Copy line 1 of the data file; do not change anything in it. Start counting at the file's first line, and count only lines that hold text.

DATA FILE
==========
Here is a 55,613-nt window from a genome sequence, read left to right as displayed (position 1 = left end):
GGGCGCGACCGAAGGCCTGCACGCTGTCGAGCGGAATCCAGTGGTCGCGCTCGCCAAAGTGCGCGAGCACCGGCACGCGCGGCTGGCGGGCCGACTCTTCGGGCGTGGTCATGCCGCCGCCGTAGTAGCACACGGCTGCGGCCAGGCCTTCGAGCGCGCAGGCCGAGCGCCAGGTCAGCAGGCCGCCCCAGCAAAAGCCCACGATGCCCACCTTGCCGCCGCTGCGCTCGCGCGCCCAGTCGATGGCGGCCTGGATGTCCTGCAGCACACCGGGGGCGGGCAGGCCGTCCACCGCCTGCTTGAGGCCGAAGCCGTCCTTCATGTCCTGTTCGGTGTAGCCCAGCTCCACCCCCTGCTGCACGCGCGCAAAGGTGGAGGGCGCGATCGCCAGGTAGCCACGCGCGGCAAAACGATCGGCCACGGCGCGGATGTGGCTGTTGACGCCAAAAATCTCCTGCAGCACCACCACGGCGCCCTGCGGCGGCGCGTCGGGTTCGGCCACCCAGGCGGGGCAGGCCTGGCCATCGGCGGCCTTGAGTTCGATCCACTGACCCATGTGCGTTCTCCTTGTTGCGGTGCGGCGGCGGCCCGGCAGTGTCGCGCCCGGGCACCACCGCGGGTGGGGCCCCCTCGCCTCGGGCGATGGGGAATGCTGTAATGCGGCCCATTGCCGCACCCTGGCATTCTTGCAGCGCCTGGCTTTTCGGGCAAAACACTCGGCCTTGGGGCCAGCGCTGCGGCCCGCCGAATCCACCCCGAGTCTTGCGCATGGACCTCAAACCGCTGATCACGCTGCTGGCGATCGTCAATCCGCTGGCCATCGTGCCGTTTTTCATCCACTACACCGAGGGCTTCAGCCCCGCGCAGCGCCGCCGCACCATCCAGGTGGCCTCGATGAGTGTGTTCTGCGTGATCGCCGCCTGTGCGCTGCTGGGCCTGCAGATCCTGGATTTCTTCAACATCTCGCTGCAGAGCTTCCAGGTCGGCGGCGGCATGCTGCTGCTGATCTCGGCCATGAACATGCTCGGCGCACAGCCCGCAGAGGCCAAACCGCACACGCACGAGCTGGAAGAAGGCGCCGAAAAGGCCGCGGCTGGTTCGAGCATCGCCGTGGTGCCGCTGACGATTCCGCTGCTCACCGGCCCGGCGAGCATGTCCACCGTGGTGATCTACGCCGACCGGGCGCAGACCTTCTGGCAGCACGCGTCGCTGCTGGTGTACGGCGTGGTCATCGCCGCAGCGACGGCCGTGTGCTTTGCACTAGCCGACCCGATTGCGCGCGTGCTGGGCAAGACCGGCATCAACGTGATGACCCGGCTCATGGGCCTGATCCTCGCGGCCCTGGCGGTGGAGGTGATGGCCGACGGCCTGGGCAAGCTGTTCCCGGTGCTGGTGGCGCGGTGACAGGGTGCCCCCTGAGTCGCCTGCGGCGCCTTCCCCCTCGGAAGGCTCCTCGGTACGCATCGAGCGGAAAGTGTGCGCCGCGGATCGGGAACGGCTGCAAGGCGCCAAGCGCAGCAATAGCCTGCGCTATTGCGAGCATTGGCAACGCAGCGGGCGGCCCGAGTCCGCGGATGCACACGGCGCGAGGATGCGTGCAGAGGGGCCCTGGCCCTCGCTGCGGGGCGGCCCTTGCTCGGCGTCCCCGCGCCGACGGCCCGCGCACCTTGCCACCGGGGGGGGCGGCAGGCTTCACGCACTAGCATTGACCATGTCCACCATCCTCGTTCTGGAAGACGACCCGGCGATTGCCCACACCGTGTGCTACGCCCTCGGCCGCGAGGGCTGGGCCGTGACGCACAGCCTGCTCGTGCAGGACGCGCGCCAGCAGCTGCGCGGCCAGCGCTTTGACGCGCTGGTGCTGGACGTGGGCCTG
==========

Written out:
Here is a 55,613-nt window from a genome sequence, read left to right as displayed (position 1 = left end):